Once that tax return is submitted to the IRS, it’s tempting to forget about all your paperwork and move on to the next year. Why would you need that hotel receipt from two years ago if you haven’t been audited?
Strong financial recordkeeping not only helps you better run your business, it’s also legally required. Below, we answer your questions about managing tax records for your small business.
What do I need to keep?
The IRS requires small businesses to keep records documenting any income, deduction or credit on your tax return. This includes:
W2 and 1099 forms
Accounts payable and receivable
Credit card receipts
Cash register tape
Canceled checks or proof of electronic funds transferred
Tax filings and previous tax returns
Anything I can skip?
Any expenses smaller than $75 shouldn’t need the original receipt, but you do need to track when and where the purchase was made and its purpose. This does not apply to lodging expenses; all lodging expenses should be saved. If transportation costs more than $75 but you were unable to get a receipt (e.g. the taxi didn’t have a printer), you should be safe as long as the expense is documented.
For how long do I need to keep records?
Most supporting documents should be kept for at least three years. The IRS sets its Period of Limitations at three years, meaning you have three years to amend your tax return and they have three years to audit your return. The three years begins at tax return due date, not the day you filed. If you filed your 2018 return in March 2019, you would need to keep records until April 15, 2022. There is no statute of limitations on fraudulent or unfiled returns.
There are exceptions to the three year rule that require keeping records for longer:
Employment tax records need to be kept for at least four years
If you failed to report income on your return, keep records for at least six years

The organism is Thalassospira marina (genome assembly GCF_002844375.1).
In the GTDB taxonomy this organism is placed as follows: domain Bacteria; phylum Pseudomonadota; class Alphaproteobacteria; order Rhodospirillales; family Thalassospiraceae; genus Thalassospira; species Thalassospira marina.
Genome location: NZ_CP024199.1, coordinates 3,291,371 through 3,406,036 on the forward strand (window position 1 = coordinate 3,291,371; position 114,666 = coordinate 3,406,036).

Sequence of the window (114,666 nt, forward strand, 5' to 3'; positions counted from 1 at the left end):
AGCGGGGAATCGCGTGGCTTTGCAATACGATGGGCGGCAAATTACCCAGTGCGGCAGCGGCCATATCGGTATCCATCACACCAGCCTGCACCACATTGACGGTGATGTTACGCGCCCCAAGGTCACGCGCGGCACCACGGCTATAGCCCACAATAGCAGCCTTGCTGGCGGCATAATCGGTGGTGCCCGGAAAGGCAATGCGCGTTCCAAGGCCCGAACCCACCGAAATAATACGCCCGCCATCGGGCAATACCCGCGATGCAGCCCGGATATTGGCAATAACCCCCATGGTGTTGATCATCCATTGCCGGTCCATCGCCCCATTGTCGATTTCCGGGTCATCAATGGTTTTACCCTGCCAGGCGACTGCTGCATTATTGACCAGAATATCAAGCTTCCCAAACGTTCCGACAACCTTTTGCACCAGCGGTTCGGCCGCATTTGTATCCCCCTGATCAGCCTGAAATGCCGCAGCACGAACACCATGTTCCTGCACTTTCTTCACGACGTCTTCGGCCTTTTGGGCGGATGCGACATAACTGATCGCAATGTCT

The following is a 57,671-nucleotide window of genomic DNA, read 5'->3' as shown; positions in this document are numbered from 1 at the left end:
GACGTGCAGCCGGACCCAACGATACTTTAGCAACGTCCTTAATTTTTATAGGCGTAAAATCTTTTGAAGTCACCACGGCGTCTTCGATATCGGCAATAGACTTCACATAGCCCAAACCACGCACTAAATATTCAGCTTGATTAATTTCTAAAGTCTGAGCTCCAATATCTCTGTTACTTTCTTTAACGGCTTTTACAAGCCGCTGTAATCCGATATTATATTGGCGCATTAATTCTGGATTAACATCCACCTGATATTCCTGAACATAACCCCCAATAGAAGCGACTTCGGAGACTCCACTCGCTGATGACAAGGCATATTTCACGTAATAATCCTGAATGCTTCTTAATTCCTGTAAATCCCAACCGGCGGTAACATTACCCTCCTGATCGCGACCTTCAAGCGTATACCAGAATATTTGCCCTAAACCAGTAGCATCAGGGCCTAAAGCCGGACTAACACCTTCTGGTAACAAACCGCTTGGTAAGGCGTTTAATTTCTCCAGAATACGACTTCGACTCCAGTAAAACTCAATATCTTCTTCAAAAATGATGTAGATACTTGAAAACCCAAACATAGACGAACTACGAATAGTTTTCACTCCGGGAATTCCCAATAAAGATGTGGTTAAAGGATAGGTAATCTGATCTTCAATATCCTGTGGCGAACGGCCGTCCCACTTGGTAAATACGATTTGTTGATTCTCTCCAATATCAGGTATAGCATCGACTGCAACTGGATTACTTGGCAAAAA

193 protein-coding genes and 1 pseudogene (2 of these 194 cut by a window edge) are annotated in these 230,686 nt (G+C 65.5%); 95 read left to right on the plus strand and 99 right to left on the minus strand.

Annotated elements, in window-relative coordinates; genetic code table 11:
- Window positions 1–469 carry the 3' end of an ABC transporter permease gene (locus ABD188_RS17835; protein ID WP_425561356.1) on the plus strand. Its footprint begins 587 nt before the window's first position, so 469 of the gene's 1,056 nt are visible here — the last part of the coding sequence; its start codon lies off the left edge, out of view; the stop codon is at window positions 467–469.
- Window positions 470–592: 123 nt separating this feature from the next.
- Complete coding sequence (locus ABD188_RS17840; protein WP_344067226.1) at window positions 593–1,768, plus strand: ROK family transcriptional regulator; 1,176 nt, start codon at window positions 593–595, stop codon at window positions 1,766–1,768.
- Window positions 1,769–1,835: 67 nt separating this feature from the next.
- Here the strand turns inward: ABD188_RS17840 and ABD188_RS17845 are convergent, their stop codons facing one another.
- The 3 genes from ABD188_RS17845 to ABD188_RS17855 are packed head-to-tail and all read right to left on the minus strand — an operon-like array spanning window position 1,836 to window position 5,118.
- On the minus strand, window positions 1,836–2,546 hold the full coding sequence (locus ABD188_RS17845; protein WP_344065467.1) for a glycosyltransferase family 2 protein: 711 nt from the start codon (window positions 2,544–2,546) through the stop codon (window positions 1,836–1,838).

If you claimed a deduction for bad debt or securities, keep records at least seven years
Property records may need to kept longer than three years depending on sale and profit timelines
That sounds like a lot of paper. Where am I supposed to keep all this?
The IRS doesn’t expect you to have a warehouse full of neatly filed receipts. Digital copies are acceptable as long as they are identical to the original. You can digitize and electronically store records in a system that works best for you, as long as you are able to clearly locate and track your business’ income and expenses. Create a workflow at your company for carefully digitizing, uploading and tagging any documents in a secure cloud-based system.
It’s been more than three years. Can I chuck my documents now?
The beauty of a cloud-based system is that you can more easily keep records for longer. Still, if you don’t want tons of files taking up space (and likely costing you storage money), you can create a retention schedule for when to review certain kinds of documents. With any paper documents, either once they’ve been digitized or once they’re no longer needed, send them to a secure shredder to protect sensitive information about your business and your employees.
If you have more questions about which tax records you need to keep for your small business, contact our team of tax preparation professionals at Patin and Associates today.